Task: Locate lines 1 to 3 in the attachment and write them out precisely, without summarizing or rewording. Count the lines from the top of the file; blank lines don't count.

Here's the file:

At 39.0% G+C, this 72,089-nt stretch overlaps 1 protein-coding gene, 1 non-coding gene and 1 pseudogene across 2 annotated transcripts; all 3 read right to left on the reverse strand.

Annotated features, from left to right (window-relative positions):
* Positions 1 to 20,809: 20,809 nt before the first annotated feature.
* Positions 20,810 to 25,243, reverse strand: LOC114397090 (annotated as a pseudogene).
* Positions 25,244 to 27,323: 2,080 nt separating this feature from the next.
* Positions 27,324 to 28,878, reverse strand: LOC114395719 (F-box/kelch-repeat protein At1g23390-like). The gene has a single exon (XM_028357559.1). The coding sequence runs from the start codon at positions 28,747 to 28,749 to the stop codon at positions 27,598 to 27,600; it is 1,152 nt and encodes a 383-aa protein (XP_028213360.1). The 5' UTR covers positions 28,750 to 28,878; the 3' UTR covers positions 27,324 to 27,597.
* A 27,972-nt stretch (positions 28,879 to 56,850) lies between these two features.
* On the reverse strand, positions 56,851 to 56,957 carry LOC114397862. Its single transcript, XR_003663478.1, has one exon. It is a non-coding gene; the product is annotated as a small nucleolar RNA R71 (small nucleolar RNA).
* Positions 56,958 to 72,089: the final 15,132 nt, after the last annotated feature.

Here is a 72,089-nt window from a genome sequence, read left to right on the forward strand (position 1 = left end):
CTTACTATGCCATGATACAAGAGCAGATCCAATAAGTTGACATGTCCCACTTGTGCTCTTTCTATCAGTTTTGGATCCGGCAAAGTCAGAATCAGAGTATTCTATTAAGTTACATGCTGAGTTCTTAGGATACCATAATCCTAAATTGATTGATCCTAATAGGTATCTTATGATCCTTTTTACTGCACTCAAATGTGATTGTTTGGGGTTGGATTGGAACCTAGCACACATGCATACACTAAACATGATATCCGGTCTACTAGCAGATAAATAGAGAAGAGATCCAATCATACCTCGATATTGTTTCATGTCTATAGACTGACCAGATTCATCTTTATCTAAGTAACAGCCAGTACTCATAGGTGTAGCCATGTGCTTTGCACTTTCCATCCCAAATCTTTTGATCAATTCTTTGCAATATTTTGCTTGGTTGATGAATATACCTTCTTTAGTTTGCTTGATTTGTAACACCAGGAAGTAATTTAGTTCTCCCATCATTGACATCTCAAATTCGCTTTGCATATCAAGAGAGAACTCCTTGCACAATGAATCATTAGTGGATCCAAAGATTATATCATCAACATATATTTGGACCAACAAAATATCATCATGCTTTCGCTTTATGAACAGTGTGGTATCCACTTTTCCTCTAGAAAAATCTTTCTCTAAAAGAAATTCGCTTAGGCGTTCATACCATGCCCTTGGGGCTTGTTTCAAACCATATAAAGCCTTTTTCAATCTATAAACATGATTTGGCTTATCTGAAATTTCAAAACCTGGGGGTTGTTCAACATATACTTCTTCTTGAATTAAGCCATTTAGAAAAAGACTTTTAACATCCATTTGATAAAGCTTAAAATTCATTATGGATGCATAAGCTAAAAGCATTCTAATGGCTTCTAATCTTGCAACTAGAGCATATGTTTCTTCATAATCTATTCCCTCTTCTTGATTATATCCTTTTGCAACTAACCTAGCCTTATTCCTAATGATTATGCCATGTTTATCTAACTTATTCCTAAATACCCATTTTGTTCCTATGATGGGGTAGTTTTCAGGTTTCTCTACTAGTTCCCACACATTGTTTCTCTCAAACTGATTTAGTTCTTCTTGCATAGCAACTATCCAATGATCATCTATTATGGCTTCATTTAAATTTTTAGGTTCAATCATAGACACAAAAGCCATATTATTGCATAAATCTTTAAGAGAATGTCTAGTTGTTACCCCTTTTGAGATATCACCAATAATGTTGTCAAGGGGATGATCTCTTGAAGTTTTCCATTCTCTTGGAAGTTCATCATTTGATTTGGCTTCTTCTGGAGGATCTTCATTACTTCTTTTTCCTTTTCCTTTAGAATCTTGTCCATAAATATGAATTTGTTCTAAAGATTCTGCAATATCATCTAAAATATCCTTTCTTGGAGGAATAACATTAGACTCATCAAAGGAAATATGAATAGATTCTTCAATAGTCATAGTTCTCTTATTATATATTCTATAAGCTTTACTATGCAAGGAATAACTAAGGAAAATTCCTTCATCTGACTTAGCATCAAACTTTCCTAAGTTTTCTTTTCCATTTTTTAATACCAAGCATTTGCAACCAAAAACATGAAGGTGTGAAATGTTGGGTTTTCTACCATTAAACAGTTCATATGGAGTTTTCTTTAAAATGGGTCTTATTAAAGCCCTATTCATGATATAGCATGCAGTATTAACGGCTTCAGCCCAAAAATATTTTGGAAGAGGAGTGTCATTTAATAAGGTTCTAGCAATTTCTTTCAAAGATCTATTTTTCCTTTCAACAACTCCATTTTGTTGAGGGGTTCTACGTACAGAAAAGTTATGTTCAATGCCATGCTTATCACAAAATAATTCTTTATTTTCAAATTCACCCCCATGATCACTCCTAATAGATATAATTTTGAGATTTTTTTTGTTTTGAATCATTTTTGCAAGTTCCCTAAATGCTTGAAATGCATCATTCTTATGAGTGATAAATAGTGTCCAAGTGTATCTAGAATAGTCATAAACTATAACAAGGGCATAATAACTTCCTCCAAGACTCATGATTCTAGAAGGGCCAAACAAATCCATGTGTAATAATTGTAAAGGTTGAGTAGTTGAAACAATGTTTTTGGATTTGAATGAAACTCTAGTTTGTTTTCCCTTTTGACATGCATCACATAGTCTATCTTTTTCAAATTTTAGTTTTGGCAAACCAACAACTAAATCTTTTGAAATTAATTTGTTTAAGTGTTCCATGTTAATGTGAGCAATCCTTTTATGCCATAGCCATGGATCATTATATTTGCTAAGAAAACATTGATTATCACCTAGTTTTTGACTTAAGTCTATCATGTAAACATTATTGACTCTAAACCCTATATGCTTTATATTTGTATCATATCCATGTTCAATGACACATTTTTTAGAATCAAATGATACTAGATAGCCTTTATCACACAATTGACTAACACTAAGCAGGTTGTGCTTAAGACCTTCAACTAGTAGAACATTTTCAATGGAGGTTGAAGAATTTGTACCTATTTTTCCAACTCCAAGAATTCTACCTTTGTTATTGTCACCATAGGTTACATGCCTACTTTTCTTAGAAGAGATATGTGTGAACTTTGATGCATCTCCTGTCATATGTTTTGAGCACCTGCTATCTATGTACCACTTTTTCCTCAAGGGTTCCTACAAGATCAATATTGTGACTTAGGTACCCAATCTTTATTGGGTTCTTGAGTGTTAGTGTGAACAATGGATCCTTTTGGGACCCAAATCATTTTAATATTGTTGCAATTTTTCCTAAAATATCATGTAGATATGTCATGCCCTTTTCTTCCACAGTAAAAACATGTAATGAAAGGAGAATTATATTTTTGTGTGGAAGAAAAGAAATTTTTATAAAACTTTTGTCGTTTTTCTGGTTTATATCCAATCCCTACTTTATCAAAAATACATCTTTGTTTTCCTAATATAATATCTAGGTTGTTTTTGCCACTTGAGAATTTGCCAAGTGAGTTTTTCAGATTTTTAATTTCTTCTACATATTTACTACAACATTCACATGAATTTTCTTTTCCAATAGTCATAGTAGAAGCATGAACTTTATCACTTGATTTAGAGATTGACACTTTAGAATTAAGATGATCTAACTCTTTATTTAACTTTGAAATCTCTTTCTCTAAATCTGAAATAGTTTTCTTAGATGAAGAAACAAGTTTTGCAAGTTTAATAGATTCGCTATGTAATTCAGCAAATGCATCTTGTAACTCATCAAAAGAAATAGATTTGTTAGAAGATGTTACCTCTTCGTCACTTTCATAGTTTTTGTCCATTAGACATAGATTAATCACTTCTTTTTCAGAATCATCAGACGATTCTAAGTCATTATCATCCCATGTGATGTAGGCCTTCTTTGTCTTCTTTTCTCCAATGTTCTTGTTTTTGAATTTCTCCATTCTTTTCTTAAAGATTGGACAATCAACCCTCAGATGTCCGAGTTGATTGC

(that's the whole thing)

At 39.0% G+C, this 72,089-nt stretch overlaps 1 protein-coding gene, 1 non-coding gene and 1 pseudogene across 2 annotated transcripts; all 3 read right to left on the reverse strand.

Annotated features, from left to right (window-relative positions):
* Positions 1 to 20,809: 20,809 nt before the first annotated feature.